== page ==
Friday, 24 June 2016

Fact, fiction and a fascinating find


 Cragside is a superb Victorian house in the North-East of England with an unusual claim to fame –  it’s the first home to be lit using hydro-electric power.

It’s also well known for other gadgets inspired by the owner, Lord Armstrong, a Victorian inventor, innovator and landscape genius whose engineering skills made him a fortune.

There’s a hydraulic lift for the servants, for example, and the first electric dishwasher in the world.But some eerie personal coincidences have made the place even more fascinating.

I’ve been working on a sequel to The Lost Orchid, a tale of botanical skulduggery in the 1880s when orchid fever was at its height. (Doing the research I became something of an orchid addict - see Orchidmania, a small blog of mine.)

Ferns were massively popular in Victorian England, and much has been written about pteridomania, so I thought a fern-themed sequel would be appropriate.

It seemed a good idea to move the action further north and this is when I came across Cragside and its fantastic inventions, all of which made it the perfect place for a sequel, although I did move it to the Trossachs. I invented an owner whose wife was a self-taught botanical expert who has developed a fondess for fronds.
After a few weeks, a plot emerged and as things got nicely involved, I created a sketch of the property, complete with a detailed fernery and automated watering devices.

Well, imagine my surprise when I did finally get to visit Cragside for real and found that apart from its famous rhododendrons and azaleas, it had the most marvellous labyrinthine fernery with species set into grey, craggy boulders for dramatic effect.
But this was not all. During our visit, I spotted an unusual purple flower nestling in the grass. My jaw dropped when I realised it was an orchid. As far as I knew, Cragside was not known for orchids, but as a paid-up orchidmaniac, I’m always on the look-out for wild species, especially in June. I took some photographs and began to trawl the internet. I soon convinced myself it was a northern marsh orchid, normally found in Scotland.

Thrilled, I notified the staff at Cragside and it appears that other visitors have also noticed the little purple orchid and now the identification has been confirmed. The Cragside conservation manager agress that it's a Dactylorhiza purpurella (what used to be Dactylorhiza majalis purpurella) - The Northern Marsh Orchid. It likes the Cragside boggy, slightly acid, soils where it thrives. Apparently, seeing my little photo certainly made his day! I have to admit to being rather thrilled.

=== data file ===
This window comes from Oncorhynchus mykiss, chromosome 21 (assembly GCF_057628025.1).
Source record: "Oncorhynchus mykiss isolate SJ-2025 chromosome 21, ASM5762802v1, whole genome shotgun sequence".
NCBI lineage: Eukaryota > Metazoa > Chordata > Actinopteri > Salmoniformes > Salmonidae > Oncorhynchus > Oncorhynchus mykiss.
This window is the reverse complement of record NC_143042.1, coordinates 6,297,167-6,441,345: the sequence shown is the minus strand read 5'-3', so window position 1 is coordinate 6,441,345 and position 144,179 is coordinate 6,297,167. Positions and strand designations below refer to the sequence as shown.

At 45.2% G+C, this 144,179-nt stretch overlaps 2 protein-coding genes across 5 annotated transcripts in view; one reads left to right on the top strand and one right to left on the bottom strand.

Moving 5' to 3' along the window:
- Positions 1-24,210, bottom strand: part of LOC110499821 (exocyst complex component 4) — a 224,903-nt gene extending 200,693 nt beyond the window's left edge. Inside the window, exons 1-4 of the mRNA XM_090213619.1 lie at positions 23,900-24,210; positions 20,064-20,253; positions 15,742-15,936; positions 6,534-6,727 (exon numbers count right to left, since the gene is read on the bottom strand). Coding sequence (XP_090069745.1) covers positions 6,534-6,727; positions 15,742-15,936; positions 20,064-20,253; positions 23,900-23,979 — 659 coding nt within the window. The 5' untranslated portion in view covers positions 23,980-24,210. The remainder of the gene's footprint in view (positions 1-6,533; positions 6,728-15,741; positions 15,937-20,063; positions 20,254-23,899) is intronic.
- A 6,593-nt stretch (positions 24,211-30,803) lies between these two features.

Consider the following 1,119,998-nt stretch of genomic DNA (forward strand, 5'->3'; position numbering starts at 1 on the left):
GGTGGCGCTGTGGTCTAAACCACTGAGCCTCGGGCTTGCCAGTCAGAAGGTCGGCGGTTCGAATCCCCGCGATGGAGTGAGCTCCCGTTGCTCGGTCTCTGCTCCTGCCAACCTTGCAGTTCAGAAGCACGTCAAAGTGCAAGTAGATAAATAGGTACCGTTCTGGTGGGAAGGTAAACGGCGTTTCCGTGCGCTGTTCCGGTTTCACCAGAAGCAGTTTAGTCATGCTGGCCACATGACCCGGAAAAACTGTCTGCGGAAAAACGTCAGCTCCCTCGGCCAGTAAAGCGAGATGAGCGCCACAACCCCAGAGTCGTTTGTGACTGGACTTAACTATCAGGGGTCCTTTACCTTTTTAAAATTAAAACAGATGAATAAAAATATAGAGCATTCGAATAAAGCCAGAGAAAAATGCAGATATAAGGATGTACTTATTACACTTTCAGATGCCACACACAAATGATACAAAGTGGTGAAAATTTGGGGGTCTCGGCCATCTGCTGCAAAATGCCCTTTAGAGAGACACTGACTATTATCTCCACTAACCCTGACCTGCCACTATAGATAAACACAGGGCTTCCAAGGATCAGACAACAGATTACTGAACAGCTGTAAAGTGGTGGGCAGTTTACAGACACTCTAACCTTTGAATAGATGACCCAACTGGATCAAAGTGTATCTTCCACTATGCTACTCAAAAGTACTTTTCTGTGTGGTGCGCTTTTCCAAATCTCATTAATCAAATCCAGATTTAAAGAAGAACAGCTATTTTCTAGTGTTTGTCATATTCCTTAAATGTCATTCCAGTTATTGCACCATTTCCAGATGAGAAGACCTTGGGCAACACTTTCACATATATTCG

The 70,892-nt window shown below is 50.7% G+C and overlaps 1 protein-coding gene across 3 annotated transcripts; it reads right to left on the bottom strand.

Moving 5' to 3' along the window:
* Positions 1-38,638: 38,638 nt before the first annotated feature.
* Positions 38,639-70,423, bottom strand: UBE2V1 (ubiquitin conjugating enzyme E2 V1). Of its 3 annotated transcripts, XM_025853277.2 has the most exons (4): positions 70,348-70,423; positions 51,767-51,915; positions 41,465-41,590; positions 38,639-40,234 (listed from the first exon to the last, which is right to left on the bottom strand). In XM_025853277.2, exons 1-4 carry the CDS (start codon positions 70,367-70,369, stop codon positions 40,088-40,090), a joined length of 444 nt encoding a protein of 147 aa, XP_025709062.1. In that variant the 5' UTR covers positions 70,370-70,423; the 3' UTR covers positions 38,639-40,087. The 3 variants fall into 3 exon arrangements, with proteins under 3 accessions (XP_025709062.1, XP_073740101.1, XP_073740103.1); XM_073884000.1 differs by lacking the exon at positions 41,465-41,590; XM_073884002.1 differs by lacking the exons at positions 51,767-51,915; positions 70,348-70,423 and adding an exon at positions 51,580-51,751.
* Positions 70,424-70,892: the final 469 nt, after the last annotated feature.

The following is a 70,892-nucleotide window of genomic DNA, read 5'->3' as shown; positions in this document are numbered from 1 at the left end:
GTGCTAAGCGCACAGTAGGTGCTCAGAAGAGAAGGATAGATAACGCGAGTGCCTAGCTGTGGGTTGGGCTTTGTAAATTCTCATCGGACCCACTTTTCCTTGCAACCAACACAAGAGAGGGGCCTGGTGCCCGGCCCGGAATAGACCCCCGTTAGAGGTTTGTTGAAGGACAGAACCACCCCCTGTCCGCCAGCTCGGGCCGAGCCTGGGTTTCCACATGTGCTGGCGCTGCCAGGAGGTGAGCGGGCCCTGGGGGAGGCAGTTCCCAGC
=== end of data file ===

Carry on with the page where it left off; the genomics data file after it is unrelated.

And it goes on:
Orchids and ferns. Fact imitating fiction always gives me a pleasing shiver. 


Monday, 20 June 2016

Summer Solstice story


One of the many joys of hunting out ancient sites of standing stones and stone crosses is that they can be enjoyed whatever the weather. Even on a rainy Summer Solstice.

High cross on Iona
In fact, some art historians actively seek out early Irish high crosses in the rain for the sandstone patterns are said to suggest the redness of blood. Early Christianity or a harking back to dark druidic practices? You can make up your own mind.

Nether Largie standing stone
As an avid fan, I’ve been privileged to visit Monasterboice in Ireland recently, along with trips to Iona and Kilmarting to see such all-time favourites as the Temple Wood stone circle. (See a previous blog on my fascination with 'Stones of a Certain Standing'.)


So, if you’re in the mood for a chilling parable of the paranormal for this rain-swept midsummer, head over to Smashwords for a free short story – Midsummer Glen. It’s one quarter of a seasonal quartet entitled Equinox (on Amazon).

Temple Wood stone circle
You’ll see one the Nether Largie standing stones on the cover, which inspired the story. And I’d never even heard of Outlander when I wrote it! A mystic coincidence if ever there was. 


There’s also a short book trailer on Youtube for an eerie taster of what to expect. 

A perfect place to write? Beehive hut in Kilmartin (not Skellig Michael).